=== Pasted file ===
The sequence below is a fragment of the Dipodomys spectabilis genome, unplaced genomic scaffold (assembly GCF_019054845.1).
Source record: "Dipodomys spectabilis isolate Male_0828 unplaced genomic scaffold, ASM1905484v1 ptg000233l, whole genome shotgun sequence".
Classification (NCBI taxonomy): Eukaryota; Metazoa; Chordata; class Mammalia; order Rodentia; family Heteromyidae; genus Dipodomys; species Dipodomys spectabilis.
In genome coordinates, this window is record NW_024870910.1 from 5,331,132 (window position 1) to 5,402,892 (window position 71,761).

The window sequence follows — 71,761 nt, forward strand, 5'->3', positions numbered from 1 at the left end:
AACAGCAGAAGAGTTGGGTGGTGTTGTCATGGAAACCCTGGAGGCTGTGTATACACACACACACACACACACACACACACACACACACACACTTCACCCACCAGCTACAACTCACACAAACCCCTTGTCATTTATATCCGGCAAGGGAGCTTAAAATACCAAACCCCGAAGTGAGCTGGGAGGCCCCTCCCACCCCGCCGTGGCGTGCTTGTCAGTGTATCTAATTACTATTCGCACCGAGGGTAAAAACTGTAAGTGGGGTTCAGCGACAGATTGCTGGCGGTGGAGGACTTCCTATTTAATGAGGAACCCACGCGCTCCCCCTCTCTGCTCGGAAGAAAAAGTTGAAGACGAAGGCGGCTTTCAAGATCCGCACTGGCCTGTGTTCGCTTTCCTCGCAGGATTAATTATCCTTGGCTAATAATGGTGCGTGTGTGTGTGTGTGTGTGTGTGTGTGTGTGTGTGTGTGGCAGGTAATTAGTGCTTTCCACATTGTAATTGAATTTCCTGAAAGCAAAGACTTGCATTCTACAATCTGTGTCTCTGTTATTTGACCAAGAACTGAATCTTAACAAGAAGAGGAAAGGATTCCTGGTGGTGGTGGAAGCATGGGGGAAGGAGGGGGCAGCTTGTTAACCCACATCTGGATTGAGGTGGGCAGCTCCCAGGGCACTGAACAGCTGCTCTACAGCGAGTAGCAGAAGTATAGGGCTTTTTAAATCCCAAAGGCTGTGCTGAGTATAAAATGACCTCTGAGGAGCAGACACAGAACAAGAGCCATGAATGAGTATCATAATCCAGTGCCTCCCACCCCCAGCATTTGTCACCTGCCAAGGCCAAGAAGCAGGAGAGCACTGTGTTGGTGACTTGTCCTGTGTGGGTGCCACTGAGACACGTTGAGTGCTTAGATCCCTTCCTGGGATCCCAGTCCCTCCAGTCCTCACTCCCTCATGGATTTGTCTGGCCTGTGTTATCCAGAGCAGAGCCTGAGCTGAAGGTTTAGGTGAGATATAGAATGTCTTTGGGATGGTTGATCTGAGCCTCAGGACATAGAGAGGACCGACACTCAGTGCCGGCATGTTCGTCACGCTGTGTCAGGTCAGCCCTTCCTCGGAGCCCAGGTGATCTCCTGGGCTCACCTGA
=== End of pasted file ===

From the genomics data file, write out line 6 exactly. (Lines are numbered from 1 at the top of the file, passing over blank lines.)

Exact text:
AACAGCAGAAGAGTTGGGTGGTGTTGTCATGGAAACCCTGGAGGCTGTGTATACACACACACACACACACACACACACACACACACACACACTTCACCCACCAGCTACAACTCACACAAACCCCTTGTCATTTATATCCGGCAAGGGAGCTTAAAATACCAAACCCCGAAGTGAGCTGGGAGGCCCCTCCCACCCCGCCGTGGCGTGCTTGTCAGTGTATCTAATTACTATTCGCACCGAGGGTAAAAACTGTAAGTGGGGTTCAGCGACAGATTGCTGGCGGTGGAGGACTTCCTATTTAATGAGGAACCCACGCGCTCCCCCTCTCTGCTCGGAAGAAAAAGTTGAAGACGAAGGCGGCTTTCAAGATCCGCACTGGCCTGTGTTCGCTTTCCTCGCAGGATTAATTATCCTTGGCTAATAATGGTGCGTGTGTGTGTGTGTGTGTGTGTGTGTGTGTGTGTGTGTGGCAGGTAATTAGTGCTTTCCACATTGTAATTGAATTTCCTGAAAGCAAAGACTTGCATTCTACAATCTGTGTCTCTGTTATTTGACCAAGAACTGAATCTTAACAAGAAGAGGAAAGGATTCCTGGTGGTGGTGGAAGCATGGGGGAAGGAGGGGGCAGCTTGTTAACCCACATCTGGATTGAGGTGGGCAGCTCCCAGGGCACTGAACAGCTGCTCTACAGCGAGTAGCAGAAGTATAGGGCTTTTTAAATCCCAAAGGCTGTGCTGAGTATAAAATGACCTCTGAGGAGCAGACACAGAACAAGAGCCATGAATGAGTATCATAATCCAGTGCCTCCCACCCCCAGCATTTGTCACCTGCCAAGGCCAAGAAGCAGGAGAGCACTGTGTTGGTGACTTGTCCTGTGTGGGTGCCACTGAGACACGTTGAGTGCTTAGATCCCTTCCTGGGATCCCAGTCCCTCCAGTCCTCACTCCCTCATGGATTTGTCTGGCCTGTGTTATCCAGAGCAGAGCCTGAGCTGAAGGTTTAGGTGAGATATAGAATGTCTTTGGGATGGTTGATCTGAGCCTCAGGACATAGAGAGGACCGACACTCAGTGCCGGCATGTTCGTCACGCTGTGTCAGGTCAGCCCTTCCTCGGAGCCCAGGTGATCTCCTGGGCTCACCTGA